Hastings: Dawn and Dusk

Here are two sides of Hastings: the fishing community at Rock-a-Nore and the trippers on the sands.

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Dawn is printed from a steel plate and uses the techniques of soft ground, aquatint, spit-bite, scraping, burnishing and dry-point.

As you can see, it went through several transformations, most notably at State 5 when there were five separate stoppings-out. After each stopping-out, the plate is placed back in the acid for a predetermined time. The time for each biting is different and the effect is cumulative. You can also see the effect of different wiping of the same state in images 3, 3a and 3b.

There is much scraping-out on this plate, which is a difficult job because steel is much harder than zinc. Steel, however, is better for colours, especially yellows, which, when wiped on zinc plates often take on a greenish hue.

In State 7, I have experimented with colour. These prints are monoprints (sometimes referred to as V.E. or varied edition), that is, they are variations printed from the same matrix: each one is unique.

Hastings state 6 monoprint 1 plate wiped in black and rolled in yellow 72dp
VE 1  © Henry Hagger
Hastings state 6 monoprint 2 plate wiped in Umber and rolled in yellow72dpi
VE 2 © Henry Hagger
Hastings state 6 monoprint 3 plate wiped in black and rolled in yellow 72dpi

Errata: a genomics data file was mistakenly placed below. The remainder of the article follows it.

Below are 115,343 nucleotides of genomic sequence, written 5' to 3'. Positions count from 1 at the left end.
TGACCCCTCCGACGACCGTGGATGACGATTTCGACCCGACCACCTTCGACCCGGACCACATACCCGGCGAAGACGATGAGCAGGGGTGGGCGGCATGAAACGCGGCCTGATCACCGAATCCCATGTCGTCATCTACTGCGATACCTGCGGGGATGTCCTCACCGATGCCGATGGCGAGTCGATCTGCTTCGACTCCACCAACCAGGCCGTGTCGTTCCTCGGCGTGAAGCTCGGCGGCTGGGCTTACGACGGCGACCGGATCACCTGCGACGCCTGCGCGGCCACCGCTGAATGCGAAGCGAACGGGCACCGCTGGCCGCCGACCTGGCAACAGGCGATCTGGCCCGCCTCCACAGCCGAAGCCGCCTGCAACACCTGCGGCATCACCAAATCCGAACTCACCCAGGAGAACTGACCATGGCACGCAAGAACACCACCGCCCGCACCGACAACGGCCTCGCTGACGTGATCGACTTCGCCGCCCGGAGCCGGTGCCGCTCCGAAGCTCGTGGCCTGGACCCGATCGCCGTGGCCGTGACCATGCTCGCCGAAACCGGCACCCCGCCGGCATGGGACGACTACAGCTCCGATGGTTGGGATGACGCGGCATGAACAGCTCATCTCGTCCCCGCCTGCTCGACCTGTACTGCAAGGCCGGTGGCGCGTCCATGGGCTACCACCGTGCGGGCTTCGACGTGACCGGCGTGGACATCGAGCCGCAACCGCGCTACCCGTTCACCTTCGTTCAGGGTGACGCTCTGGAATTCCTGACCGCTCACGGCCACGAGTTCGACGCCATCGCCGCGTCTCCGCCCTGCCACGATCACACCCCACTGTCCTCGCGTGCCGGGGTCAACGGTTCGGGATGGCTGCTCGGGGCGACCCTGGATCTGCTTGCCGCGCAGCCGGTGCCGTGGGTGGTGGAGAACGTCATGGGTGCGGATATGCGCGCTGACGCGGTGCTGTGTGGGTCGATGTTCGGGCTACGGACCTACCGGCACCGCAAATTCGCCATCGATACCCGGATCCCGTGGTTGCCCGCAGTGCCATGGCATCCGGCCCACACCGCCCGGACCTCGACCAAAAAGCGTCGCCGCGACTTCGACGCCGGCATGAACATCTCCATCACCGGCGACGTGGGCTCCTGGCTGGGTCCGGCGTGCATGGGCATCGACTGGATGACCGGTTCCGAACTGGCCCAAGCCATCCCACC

VE 3 © Henry Hagger
Hastings state 6 monoprint 4 wiped in black with orange roll 72dpi
VE 4 © Henry Hagger
Hastings state 6 monoprint 5 wiped in black with pale orange roll 72dpi
VE 5 © Henry Hagger

I used a different technique to the à la poupée that I showed you in Spanish Journey: Part IV: Ronda and Madrid. Here the dark ink is wiped into the intaglio and the lighter colour, which may be modified to alter its consistency or viscosity, is applied over the plate with a roller. Thus, when printed, the dark ink is the top layer.

I was particularly attracted by the foremost boat, RX55. Clinker-built boats have such graceful lines and, in the round, are beautifully crafted sculpture.

There is no harbour at Hastings and the fishing boats are pulled up onto the beach by a big tractor. Boats are registered at the nearby port of Rye, hence the RX numbers on their prow.

Old tales, young dreams, intaglio gravure, 300 dpi RSMA 2014, SocAA2017 , Discerning Eye 2016
Old Tales, Young Dreams © Henry Hagger

The Dusk plate is intaglio gravure wiped in a blue/black blend to give an impression of the sea at dusk.

A father and his children sit on the shingle, with the Hastings Pier in the background. He appears to be telling a tale to his daughter, while his son, who has heard all the tales before, looks away and dreams of what he will do when he grows up. Old Tales, Young Dreams.

I was fascinated by the silhouette of the Pier seen against the sparkling light on the sea, and engaged by the domestic scene in the foreground.

©Henry Hagger 2018

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